Effectiveness of the latest generation Lipase on commercial and experimental standardized testmaterials and circular stains – Part I
In recent years, new enzyme generations have been introduced to the detergent market. Fatty stains are always interesting since they are consumer-relevant.
To help remove these fatty stains, improved Lipases have been developed and introduced.
Recently we have received an increasing number of enquiries about the fat and the dye levels used in our range of Commercial Testmaterials. The current fat and dye levels in the Commercial Testmaterials are concentrations determined in earlier studies based on previous generations of Lipase enzymes. In the past, the Lipase effect on testmaterials was relatively low, so it was quite difficult to determine what would be the optimum levels of fats and dyes in our testmaterials. The new Lipase might yield more measurable effects on testmaterials. This would enable us to investigate more fully the effects of fat levels and dye levels on testmaterials’ sensitivity to Lipase, and thus allows to offer an improved range of testmaterials to our customers.
For publication reason this article is intentionally split into three different papers. Part one addresses the method, dye information, results and conclusions of research hypotheses 1 and 2 (The new generation of Lipase is one of the enzymes to consider when it comes to improved wash performance; . Fatty stains are more responsive to Lipase activity when they are washed with powder detergent than with liquid detergent.) Part two considers hypothesis 3 and 4 (Fatty stains on knitted cotton are more responsive to Lipase activity than fatty stains on woven cotton; Reduced dye levels in testmaterials lead to a better Dynamic Range).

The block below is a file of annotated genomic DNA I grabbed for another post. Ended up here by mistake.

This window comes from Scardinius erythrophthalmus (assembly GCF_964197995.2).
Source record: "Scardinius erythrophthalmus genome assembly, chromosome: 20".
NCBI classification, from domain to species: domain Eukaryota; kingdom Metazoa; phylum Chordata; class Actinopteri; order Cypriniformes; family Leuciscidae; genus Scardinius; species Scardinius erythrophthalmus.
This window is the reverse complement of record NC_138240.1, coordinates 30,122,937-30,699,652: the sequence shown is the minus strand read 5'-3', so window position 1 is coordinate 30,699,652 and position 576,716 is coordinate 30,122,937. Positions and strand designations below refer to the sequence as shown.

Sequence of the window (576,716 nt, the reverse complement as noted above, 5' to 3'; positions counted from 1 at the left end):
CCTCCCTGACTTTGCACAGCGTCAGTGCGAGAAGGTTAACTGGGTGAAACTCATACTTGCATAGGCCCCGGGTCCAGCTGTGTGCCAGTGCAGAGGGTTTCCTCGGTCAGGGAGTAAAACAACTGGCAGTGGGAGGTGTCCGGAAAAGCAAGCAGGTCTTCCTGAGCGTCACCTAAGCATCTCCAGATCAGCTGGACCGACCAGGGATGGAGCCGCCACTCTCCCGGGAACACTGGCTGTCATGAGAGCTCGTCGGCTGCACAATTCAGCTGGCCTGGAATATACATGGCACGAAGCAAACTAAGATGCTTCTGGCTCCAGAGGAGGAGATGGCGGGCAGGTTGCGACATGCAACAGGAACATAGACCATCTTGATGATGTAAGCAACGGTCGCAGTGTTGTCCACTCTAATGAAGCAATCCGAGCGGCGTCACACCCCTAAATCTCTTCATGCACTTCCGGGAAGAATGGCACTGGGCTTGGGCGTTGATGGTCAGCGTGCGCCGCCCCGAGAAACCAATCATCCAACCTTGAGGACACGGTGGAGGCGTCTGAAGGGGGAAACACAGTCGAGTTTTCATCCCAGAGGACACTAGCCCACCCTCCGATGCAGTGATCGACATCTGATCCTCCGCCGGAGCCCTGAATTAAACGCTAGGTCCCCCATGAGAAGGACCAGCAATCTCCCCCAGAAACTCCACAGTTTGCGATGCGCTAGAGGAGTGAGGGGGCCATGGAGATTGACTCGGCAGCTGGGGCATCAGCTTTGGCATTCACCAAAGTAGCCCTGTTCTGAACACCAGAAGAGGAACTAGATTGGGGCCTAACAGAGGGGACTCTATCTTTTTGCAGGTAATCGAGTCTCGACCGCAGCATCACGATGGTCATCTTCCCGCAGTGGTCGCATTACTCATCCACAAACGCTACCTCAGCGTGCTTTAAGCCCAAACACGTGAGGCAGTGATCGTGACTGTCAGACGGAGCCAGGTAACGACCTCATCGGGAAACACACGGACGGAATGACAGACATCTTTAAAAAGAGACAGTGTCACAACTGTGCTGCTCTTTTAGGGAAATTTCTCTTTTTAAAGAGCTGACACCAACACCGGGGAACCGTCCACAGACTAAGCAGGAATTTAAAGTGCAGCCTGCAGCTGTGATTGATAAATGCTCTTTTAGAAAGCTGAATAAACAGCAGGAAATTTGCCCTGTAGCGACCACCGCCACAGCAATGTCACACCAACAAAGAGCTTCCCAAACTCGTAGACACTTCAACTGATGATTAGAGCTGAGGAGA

Part three revolves around the remaining results and conclusions regarding hypothesis 5 and 6. (Reduced fat levels in testmaterials lead to a better Dynamic Range;. Different groups of fatty stains react differently to Lipase activity).
This research investigates the responsiveness of testmaterials to the new generation of Lipase enzymes. It also explores several "recipe" changes which might improve responsiveness to Lipase.
A range of Standardized Testmaterials and Circular Stains was selected on the basis of previous research results and knowledge gained from many years of experience. A total of 74 testmaterials were examined, including 23 readily available Commercial Testmaterials and 51 new Experimental Testmaterials which were specially developed for this research.
These testmaterials comprise five groups of comparable fatty stains which are both common in reality and often used as testmaterials. The research was thus able to investigate which Standardized Testmaterials